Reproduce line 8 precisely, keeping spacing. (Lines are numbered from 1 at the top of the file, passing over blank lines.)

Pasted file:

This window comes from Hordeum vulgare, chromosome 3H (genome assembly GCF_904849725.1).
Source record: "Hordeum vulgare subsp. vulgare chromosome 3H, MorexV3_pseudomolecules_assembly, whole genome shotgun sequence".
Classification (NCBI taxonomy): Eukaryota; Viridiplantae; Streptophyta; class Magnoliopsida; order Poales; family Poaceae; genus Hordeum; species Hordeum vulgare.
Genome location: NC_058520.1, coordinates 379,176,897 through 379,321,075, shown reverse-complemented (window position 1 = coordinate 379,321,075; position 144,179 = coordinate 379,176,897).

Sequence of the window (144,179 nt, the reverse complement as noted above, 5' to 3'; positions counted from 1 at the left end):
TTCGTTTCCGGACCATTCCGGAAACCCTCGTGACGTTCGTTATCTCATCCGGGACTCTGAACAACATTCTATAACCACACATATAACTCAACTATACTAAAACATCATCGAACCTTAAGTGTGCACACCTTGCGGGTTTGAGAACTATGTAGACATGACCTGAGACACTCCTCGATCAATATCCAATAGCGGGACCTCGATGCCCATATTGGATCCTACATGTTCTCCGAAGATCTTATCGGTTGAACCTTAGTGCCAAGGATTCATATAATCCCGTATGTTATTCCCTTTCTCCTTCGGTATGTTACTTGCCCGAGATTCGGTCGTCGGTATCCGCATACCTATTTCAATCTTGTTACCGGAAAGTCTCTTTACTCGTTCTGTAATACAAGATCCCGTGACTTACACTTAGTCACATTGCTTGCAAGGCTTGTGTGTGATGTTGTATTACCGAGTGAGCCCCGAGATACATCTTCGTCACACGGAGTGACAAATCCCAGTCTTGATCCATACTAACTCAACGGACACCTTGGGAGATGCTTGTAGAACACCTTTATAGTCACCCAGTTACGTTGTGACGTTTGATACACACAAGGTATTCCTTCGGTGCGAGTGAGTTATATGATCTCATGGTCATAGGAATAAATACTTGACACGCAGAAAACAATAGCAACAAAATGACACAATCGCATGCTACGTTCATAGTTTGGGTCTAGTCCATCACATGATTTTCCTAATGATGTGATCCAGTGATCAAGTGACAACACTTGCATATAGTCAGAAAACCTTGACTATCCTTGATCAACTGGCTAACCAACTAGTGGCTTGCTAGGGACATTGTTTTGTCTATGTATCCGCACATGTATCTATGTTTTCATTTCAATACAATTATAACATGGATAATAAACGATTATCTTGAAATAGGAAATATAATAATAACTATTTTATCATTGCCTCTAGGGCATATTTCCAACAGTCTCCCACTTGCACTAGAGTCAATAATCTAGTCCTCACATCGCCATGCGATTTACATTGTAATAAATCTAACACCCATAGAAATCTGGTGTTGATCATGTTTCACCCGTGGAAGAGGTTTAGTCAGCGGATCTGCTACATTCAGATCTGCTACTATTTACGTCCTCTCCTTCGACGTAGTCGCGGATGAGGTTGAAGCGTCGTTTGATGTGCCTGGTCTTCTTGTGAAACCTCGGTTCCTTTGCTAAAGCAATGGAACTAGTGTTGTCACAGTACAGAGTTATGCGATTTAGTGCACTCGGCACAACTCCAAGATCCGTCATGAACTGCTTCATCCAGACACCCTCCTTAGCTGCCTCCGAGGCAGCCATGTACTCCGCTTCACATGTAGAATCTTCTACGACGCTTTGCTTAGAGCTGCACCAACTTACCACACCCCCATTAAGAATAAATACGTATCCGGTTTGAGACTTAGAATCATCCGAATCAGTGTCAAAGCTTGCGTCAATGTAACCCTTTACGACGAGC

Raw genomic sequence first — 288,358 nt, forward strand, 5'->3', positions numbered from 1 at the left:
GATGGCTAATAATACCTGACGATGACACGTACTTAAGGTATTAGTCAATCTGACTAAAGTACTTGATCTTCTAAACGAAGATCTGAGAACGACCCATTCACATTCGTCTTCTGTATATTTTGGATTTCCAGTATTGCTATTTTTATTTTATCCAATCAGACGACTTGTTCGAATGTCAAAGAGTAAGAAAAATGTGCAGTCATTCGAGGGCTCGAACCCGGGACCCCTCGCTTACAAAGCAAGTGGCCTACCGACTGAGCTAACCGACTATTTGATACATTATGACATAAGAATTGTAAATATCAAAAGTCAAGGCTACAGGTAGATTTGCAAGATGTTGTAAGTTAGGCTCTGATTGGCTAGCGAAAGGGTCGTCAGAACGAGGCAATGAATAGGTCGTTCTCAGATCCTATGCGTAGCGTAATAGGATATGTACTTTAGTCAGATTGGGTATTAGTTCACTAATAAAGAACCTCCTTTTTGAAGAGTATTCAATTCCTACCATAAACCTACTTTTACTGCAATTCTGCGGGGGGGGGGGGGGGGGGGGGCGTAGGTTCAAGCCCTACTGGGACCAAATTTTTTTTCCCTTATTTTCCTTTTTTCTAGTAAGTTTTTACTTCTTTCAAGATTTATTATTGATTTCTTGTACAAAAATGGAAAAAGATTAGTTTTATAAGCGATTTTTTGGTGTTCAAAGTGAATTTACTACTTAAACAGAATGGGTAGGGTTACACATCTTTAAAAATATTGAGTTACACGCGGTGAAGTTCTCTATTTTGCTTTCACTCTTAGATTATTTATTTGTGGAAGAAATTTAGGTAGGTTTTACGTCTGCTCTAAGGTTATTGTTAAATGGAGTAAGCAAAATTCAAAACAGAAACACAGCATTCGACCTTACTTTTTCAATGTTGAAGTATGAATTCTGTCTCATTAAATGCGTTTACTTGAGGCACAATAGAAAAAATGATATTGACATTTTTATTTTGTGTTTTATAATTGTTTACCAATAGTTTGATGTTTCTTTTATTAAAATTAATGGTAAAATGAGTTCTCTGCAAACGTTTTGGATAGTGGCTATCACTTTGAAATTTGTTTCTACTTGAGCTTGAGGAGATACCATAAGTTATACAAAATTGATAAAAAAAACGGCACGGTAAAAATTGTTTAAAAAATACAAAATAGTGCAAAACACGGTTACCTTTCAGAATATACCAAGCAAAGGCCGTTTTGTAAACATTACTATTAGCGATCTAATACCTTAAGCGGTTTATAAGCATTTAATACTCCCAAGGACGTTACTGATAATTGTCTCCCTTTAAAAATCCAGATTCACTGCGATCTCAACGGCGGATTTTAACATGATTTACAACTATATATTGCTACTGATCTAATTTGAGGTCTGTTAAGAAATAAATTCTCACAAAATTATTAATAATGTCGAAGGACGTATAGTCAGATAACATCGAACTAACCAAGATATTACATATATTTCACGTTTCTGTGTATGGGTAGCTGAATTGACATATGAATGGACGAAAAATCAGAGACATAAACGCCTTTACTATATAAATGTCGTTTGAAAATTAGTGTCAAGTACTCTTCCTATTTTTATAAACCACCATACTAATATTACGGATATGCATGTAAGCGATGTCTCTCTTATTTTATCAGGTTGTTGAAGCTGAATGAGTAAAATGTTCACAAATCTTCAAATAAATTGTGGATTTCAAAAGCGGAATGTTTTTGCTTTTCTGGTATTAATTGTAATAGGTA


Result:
GATGGCTAATAATACCTGACGATGACACGTACTTAAGGTATTAGTCAATCTGACTAAAGTACTTGATCTTCTAAACGAAGATCTGAGAACGACCCATTCACATTCGTCTTCTGTATATTTTGGATTTCCAGTATTGCTATTTTTATTTTATCCAATCAGACGACTTGTTCGAATGTCAAAGAGTAAGAAAAATGTGCAGTCATTCGAGGGCTCGAACCCGGGACCCCTCGCTTACAAAGCAAGTGGCCTACCGACTGAGCTAACCGACTATTTGATACATTATGACATAAGAATTGTAAATATCAAAAGTCAAGGCTACAGGTAGATTTGCAAGATGTTGTAAGTTAGGCTCTGATTGGCTAGCGAAAGGGTCGTCAGAACGAGGCAATGAATAGGTCGTTCTCAGATCCTATGCGTAGCGTAATAGGATATGTACTTTAGTCAGATTGGGTATTAGTTCACTAATAAAGAACCTCCTTTTTGAAGAGTATTCAATTCCTACCATAAACCTACTTTTACTGCAATTCTGCGGGGGGGGGGGGGGGGGGGGGCGTAGGTTCAAGCCCTACTGGGACCAAATTTTTTTTCCCTTATTTTCCTTTTTTCTAGTAAGTTTTTACTTCTTTCAAGATTTATTATTGATTTCTTGTACAAAAATGGAAAAAGATTAGTTTTATAAGCGATTTTTTGGTGTTCAAAGTGAATTTACTACTTAAACAGAATGGGTAGGGTTACACATCTTTAAAAATATTGAGTTACACGCGGTGAAGTTCTCTATTTTGCTTTCACTCTTAGATTATTTATTTGTGGAAGAAATTTAGGTAGGTTTTACGTCTGCTCTAAGGTTATTGTTAAATGGAGTAAGCAAAATTCAAAACAGAAACACAGCATTCGACCTTACTTTTTCAATGTTGAAGTATGAATTCTGTCTCATTAAATGCGTTTACTTGAGGCACAATAGAAAAAATGATATTGACATTTTTATTTTGTGTTTTATAATTGTTTACCAATAGTTTGATGTTTCTTTTATTAAAATTAATGGTAAAATGAGTTCTCTGCAAACGTTTTGGATAGTGGCTATCACTTTGAAATTTGTTTCTACTTGAGCTTGAGGAGATACCATAAGTTATACAAAATTGATAAAAAAAACGGCACGGTAAAAATTGTTTAAAAAATACAAAATAGTGCAAAACACGGTTACCTTTCAGAATATACCAAGCAAAGGCCGTTTTGTAAACATTACTATTAGCGATCTAATACCTTAAGCGGTTTATAAGCATTTAATACTCCCAAGGACGTTACTGATAATTGTCTCCCTTTAAAAATCCAGATTCACTGCGATCTCAACGGCGGATTTTAACATGATTTACAACTATATATTGCTACTGATCTAATTTGAGGTCTGTTAAGAAATAAATTCTCACAAAATTATTAATAATGTCGAAGGACGTATAGTCAGATAACATCGAACTAACCAAGATATTACATATATTTCACGTTTCTGTGTATGGGTAGCTGAATTGACATATGAATGGACGAAAAATCAGAGACATAAACGCCTTTACTATATAAATGTCGTTTGAAAATTAGTGTCAAGTACTCTTCCTATTTTTATAAACCACCATACTAATATTACGGATATGCATGTAAGCGATGTCTCTCTTATTTTATCAGGTTGTTGAAGCTGAATGAGTAAAATGTTCACAAATCTTCAAATAAATTGTGGATTTCAAAAGCGGAATGTTTTTGCTTTTCTGGTATTAATTGTAATAGGTA